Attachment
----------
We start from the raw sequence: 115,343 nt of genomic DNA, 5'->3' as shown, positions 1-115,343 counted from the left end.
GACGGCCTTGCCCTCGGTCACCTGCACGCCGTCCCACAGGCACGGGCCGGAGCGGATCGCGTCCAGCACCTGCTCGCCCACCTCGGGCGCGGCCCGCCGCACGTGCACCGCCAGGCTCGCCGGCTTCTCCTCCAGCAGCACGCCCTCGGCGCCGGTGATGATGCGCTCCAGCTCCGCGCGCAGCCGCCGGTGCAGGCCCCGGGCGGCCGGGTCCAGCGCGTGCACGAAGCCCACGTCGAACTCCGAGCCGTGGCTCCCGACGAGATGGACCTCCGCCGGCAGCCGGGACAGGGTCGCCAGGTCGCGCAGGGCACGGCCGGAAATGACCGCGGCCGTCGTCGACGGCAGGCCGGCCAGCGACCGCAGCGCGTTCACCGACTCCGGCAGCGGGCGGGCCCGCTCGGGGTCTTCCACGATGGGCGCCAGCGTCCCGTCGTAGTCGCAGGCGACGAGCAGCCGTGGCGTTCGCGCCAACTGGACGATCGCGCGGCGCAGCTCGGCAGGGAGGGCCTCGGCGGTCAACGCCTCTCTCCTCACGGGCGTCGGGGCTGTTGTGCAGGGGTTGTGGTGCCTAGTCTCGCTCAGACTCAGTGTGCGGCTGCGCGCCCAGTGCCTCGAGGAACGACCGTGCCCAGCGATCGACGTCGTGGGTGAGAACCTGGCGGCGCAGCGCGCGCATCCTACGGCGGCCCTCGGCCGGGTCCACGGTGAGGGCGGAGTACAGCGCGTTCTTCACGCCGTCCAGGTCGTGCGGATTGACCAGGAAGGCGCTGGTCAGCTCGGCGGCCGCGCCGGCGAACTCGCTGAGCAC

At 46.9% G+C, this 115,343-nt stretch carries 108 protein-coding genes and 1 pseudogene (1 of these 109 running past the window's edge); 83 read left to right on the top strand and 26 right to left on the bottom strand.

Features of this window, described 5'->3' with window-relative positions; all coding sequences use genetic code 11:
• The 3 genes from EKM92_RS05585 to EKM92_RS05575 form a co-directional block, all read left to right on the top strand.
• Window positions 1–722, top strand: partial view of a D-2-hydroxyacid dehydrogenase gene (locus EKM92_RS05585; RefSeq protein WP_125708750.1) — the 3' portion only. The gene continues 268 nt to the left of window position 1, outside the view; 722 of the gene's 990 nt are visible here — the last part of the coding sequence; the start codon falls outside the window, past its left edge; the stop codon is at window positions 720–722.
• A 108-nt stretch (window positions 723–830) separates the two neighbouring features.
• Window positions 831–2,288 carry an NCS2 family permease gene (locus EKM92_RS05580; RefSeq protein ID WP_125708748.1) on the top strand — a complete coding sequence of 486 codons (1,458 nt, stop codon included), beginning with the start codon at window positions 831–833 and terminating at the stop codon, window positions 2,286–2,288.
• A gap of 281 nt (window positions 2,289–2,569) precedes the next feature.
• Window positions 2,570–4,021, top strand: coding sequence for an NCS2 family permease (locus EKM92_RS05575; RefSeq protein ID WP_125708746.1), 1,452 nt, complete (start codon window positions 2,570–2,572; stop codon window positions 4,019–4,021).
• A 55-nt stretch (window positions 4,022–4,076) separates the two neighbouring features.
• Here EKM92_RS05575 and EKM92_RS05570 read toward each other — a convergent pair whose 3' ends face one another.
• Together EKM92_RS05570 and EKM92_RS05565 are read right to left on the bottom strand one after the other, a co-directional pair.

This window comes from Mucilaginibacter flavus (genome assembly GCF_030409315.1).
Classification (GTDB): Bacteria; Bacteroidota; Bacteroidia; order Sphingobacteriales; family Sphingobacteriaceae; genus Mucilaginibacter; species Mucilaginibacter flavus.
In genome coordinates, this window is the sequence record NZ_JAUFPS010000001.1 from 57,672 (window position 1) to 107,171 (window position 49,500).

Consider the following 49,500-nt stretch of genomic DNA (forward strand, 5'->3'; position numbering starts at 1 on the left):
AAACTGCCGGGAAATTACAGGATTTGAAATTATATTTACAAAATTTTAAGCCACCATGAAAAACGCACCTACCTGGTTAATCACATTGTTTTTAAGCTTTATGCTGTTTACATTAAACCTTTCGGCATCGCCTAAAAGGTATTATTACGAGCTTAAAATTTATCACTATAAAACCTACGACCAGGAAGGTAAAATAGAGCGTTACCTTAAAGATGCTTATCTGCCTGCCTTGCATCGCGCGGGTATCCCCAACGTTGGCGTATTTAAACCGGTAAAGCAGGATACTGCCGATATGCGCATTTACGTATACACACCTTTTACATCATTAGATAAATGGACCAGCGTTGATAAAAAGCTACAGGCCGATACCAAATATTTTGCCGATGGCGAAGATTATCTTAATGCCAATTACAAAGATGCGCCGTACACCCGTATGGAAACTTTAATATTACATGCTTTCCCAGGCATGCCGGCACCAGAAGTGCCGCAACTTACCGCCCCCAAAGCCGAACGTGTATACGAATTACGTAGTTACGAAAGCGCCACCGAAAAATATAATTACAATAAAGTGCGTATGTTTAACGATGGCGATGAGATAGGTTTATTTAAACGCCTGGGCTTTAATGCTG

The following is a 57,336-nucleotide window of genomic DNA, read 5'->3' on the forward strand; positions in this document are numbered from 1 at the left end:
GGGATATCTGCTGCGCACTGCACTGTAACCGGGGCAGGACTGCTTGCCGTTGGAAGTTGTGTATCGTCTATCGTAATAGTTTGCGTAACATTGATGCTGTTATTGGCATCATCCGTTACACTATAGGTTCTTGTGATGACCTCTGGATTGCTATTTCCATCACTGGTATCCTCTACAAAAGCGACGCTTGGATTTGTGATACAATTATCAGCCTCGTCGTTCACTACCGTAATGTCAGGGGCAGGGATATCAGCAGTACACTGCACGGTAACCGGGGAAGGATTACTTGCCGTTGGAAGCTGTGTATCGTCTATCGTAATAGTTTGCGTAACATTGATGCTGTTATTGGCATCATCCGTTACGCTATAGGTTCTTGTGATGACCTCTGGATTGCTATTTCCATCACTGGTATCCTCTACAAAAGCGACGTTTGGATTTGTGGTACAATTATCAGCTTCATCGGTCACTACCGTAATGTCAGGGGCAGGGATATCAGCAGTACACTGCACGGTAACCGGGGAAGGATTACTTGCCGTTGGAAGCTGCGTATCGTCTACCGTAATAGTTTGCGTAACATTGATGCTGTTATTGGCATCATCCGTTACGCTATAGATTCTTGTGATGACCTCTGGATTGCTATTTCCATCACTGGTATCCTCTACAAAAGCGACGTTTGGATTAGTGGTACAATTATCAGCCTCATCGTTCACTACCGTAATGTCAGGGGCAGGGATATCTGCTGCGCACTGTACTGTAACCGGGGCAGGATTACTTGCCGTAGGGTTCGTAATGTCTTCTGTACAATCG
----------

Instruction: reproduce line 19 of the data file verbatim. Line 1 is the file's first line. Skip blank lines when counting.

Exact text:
The following is a 57,336-nucleotide window of genomic DNA, read 5'->3' on the forward strand; positions in this document are numbered from 1 at the left end: